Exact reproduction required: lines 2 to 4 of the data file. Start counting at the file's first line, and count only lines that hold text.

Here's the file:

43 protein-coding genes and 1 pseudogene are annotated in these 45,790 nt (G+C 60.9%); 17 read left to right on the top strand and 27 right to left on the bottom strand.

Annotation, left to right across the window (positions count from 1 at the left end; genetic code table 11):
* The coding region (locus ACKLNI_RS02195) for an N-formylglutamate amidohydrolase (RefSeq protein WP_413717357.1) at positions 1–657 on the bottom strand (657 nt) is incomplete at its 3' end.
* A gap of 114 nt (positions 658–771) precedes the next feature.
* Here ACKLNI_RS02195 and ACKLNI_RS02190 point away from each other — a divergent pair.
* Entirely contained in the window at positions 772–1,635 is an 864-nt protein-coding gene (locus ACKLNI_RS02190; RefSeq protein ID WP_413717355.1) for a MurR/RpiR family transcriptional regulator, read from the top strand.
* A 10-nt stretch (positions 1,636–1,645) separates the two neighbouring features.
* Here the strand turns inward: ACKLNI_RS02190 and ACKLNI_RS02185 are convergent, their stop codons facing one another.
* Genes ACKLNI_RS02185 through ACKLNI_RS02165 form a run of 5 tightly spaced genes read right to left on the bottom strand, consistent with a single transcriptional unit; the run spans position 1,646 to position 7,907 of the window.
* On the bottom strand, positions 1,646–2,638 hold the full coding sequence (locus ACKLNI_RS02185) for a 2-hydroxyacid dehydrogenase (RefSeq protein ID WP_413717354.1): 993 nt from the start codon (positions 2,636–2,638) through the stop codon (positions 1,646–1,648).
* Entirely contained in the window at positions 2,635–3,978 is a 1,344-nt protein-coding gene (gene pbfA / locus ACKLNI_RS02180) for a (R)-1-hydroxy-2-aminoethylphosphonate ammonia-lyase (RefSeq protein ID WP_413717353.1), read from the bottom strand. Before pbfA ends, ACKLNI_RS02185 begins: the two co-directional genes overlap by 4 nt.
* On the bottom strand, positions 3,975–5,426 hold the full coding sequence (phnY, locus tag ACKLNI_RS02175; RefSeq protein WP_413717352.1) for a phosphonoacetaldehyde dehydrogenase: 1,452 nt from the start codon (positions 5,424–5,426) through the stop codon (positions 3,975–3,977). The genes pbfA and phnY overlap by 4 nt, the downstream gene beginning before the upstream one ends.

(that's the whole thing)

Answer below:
Annotation, left to right across the window (positions count from 1 at the left end; genetic code table 11):
* The coding region (locus ACKLNI_RS02195) for an N-formylglutamate amidohydrolase (RefSeq protein WP_413717357.1) at positions 1–657 on the bottom strand (657 nt) is incomplete at its 3' end.
* A gap of 114 nt (positions 658–771) precedes the next feature.